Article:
The design and development of intracavitary ultrasound arrays for hyperthermia.
AuthorDiederich, Chris John.
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PublisherThe University of Arizona.
RightsCopyright © is held by the author. Digital access to this material is made possible by the University Libraries, University of Arizona. Further transmission, reproduction or presentation (such as public display or performance) of protected items is prohibited except with permission of the author.
AbstractThis study investigated the design concepts and development of two types of intracavitary ultrasound applicators for use in hyperthermia cancer treatment. Acoustic field calculations, thermal simulations, bench experiments, and in vivo and in vitro studies were utilized to determine and then evaluate the final designs. Each of these devices appears to offer a significant improvement over the existing RF and microwave intracavitary hyperthermia methods. The first type of applicator consisted of a multielement array with the power level to each element independently controlled. This is an important feature in that it allows the power deposition along the length of the array to be modified during a treatment to account for changes in blood perfusion or local heating rates. A temperature regulated water bolus provided acoustic coupling and additional control over the depth of the maximum temperature from the cavity wall. These applicators were tested in vivo and in vitro and were able to induce controlled transrectal heating at depths of 2-3 cm in the canine rectum and prostate gland. The second type of applicator to be developed was an electrically focused array. Computer simulations were used to perform a parametric study of the design of such arrays. These results have indicated that cylindrical arrays of a practical size (7.5 cm long, 1.5 cm O.D.), resonating at 0.5 MHz with individual elements that are up to 1.5 mm wide, can preferentially heat regions 2-5 cm from the array surface. In addition, it was shown that the temperature distribution can be further controlled by scanning the focal position within the target volume, producing heated regions up to 4 cm wide. A practical design was developed and a prototype 0.5 MHz array was constructed and tested in degassed water. These results were in good agreement with the corresponding theoretical simulations.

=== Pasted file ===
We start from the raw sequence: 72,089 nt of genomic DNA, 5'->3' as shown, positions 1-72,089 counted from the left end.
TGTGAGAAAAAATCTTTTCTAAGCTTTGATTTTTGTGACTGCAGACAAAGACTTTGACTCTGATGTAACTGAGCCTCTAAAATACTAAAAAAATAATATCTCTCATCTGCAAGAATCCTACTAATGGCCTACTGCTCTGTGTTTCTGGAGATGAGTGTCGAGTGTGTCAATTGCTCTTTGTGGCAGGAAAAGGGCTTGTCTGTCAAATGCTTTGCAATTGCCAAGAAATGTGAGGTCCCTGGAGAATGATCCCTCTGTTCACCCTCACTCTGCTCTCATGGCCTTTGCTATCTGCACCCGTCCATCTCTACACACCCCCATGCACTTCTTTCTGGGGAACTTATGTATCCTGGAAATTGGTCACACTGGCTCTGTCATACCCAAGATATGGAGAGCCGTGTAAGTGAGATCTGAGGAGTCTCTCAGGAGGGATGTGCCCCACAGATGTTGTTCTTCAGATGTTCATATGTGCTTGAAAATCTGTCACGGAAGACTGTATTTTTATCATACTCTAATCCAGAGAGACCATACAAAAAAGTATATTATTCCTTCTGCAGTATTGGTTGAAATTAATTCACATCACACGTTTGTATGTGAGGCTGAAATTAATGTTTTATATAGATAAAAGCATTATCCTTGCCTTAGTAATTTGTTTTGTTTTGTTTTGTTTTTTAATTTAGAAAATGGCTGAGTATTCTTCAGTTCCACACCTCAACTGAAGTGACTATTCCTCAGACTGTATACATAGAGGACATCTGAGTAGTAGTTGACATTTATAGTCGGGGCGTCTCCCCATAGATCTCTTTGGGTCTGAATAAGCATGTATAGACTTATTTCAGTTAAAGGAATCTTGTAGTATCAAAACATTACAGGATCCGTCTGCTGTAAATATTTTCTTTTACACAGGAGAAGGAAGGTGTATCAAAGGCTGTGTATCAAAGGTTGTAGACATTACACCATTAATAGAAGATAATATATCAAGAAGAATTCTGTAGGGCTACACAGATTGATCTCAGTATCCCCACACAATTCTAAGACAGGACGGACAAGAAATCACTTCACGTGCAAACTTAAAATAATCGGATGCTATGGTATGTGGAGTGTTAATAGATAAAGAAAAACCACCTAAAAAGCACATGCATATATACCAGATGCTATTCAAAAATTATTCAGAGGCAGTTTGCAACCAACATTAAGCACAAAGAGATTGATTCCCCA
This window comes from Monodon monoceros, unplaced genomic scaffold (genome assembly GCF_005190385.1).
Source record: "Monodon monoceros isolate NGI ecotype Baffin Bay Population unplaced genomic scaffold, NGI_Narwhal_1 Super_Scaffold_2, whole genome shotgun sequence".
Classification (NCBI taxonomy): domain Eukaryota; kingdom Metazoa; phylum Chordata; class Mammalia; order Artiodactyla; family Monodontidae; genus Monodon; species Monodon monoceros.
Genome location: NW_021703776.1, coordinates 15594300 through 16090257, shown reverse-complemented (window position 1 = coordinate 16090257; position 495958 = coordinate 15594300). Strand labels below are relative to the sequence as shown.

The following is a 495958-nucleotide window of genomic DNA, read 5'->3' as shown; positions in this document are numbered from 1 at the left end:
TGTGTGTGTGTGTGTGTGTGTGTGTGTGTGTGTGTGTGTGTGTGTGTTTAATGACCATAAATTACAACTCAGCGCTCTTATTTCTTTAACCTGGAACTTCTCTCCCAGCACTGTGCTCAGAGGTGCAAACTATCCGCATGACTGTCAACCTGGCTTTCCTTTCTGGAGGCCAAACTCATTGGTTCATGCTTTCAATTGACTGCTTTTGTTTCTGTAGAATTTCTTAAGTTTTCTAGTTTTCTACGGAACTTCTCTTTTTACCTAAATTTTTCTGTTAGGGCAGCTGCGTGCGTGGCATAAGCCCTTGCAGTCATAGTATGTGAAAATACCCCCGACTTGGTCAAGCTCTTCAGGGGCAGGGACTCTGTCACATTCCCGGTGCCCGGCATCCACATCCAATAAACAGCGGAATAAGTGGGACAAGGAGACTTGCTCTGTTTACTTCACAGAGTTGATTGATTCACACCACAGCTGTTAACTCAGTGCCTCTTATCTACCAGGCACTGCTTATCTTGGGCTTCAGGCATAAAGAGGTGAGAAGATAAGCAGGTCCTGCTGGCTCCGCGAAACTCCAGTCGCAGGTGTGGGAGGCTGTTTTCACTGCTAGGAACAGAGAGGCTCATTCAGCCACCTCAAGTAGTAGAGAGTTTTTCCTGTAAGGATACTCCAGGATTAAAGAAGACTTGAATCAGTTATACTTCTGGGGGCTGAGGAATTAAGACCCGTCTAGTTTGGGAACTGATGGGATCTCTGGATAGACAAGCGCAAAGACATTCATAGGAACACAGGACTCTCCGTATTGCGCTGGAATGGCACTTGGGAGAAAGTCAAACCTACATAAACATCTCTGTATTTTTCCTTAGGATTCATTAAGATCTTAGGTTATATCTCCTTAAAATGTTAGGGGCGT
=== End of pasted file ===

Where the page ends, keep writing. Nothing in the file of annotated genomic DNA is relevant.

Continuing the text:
Degree ProgramElectrical and Computer Engineering